As you articulate your theme, ask yourself if this theme is really yours–does it reflect your present understanding of your story and of life itself?
Tag Archives | help writing memoirs
It is important to stay in the memoir conversation. You can implicate yourself more deeply in your writing by participating inThe Memoir Network’s Write Your First Memoir Draft Tele-class.
You can become a better memoir writer, but it will take some work. How do you achieve mastery in a skill? The answer, however it is presented, comes down to both acquiring knowledge pertaining to the skill and to putting in the time to practice the skill with critiques available to correct your technique and […]
Can your coach work with you so that you meet your deadline? As you develop your memoir project, you may become aware of a natural deadline, such as a family reunion or a birthday. The right memoir coach for you will be able meet your date. This deadline should be discussed before the coach and […]
Many of the biggest challenges facing memoir writers can be alleviated by joining a distance-learning writing program.
Your participation will convince you that you can succeed.
Memoir writers—as all writers—work in isolation. There are many times when a memoir writer would like to have a contact with a system that could help her/him to resolve a writing issue—whether it’s a question of grammar, style, or structure.
If you were not a plumber, would you do the plumbing to your house without first learning as much as you could about plumbing?
Of course, you would want to inform yourself.
You might peruse YouTube, buy some how-to books on plumbing, give a call to a person who is a plumber to ask your questions.
Here’s how you as a new writer can follow the same process to write your first memoir draft. [Free Membership required to read more. See below. ]
The memoir writing process can be simple.
Note: This is the 1starticle in a series of 4 on the writing process of A Sugary Frosting published in 2016.
It’s 2016, and I am in the very last days of the memoir process and polishing A Sugary Frosting / A Memoir of a Girlhood Spent in a Parsonage, the early lifestory of my deceased spouse, Martha Blowen. It’s a time to make sure I have written what I want to write and to check grammar and spelling before it goes out to a copy editor.
I had promised Martha that I would write her stories so that our grandchildren would know something about her. In May 2015, I began gathering the stories she had written of her life. My intent was to create a booklet of these stories. But, to be honest, it has never appealed to me to write booklets. I like to write books. That’s what I do and that’s what I do well.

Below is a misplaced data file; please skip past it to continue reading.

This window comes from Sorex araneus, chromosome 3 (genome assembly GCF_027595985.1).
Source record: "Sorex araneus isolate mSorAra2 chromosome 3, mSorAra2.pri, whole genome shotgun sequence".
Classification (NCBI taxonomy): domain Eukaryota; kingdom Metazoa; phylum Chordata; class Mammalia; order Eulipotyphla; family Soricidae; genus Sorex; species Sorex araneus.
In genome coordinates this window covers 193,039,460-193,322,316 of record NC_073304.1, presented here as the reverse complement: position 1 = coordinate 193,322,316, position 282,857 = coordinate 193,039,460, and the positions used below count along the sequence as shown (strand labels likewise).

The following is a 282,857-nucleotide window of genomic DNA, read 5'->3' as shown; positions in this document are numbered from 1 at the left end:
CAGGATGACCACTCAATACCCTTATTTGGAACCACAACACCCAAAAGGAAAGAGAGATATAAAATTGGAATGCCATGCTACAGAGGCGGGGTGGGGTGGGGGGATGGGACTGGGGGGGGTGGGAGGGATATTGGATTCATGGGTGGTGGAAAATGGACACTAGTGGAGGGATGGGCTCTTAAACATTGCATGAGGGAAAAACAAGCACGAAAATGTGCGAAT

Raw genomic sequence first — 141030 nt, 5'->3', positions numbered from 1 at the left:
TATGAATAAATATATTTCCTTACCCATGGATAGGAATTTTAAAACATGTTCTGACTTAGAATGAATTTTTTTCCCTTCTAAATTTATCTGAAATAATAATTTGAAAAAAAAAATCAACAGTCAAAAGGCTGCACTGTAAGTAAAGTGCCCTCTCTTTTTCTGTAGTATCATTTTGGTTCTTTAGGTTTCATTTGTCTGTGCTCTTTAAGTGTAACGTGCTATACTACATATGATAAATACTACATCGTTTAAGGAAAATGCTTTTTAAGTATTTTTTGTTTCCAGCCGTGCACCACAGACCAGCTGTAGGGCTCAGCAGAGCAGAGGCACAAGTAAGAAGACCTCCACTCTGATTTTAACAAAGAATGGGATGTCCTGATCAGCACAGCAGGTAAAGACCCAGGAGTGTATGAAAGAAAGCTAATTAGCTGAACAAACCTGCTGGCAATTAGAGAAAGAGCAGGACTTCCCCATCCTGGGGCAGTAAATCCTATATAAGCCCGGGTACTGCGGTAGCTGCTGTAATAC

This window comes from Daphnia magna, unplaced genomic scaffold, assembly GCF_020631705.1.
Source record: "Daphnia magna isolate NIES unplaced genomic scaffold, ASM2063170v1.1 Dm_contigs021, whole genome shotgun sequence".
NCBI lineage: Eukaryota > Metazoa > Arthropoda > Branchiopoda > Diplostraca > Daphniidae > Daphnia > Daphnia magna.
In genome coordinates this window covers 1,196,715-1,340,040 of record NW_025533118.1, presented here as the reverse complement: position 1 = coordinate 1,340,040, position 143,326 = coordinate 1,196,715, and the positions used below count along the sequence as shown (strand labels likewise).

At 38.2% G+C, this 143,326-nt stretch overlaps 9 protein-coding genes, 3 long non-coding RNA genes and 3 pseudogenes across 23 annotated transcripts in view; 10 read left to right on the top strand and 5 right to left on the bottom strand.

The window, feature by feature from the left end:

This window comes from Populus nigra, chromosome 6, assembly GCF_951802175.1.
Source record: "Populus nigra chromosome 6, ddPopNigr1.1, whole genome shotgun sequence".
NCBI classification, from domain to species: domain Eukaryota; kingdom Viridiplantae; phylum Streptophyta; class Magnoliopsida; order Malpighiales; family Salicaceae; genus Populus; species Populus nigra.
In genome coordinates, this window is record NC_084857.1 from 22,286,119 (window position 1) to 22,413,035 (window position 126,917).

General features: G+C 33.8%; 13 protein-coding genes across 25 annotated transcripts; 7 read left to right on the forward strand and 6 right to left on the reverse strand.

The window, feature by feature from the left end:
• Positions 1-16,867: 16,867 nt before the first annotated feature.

Are You Holding Back the Hard Truth in Your Memoir?
Your memoir needs the hard truth about life—your life—and sometimes that requires exposing yourself, getting “naked.”
I believe one has to stop holding back for fear of alienating some imaginary reader or real relative or friend and come out with personal truth. If we are to understand the human condition and if we are to accept ourselves in all the complexity, self-doubt…. we have to know all we can about each other and we have to be willing to go naked.—Mary Sarton
Wow, going around naked! Gulp! (Better hit the gym!)
But, I guess you get the idea—psychologically and emotionally naked. Your memoir needs truth telling about life—yours—and sometimes that requires exposing yourself, getting “naked.”
I would like to change the metaphor a bit, to use a metaphor that is less startling but very graphic nonetheless. It is the metaphor of the kernels at the bottom of the popcorn bowl.
I love popcorn and enjoy eating it but there always comes a moment when I get to the bottom of the bowl and the plethora of corn kernels that have been popped into delightful puffy bites gives way to the hard half-popped or not-popped-at-all kernels. These are not fun to eat. Disappointed, I walk to the trash and throw the kernels away. [Free Membership required to read more. See below. ]
To help you to get a fast start writing and to write your memoirs more prolifically–and even bring them to a finish in the form of a published memoir–I offer these eight suggestions. They are tried and true tips that bear repeating and repeating.
One of the writing process steps is to linger with your story. Many, and perhaps most, people write too fast. I don’t mean that they end up with a text characterized by sloppy grammar, spelling problems and chronology issues—although that may be the case, of course.
No, what I mean is that they push through the process of writing their stories much too quickly. They end up with only a part of the story they could have written had they lingered. [Free Membership required to read more. See below. ]
The shock I had first experienced at hearing of Candice’s death had given way to overwhelming sadness. I had lost my daughter, my daughter in whom I had placed so many hopes when she was a baby and a little girl.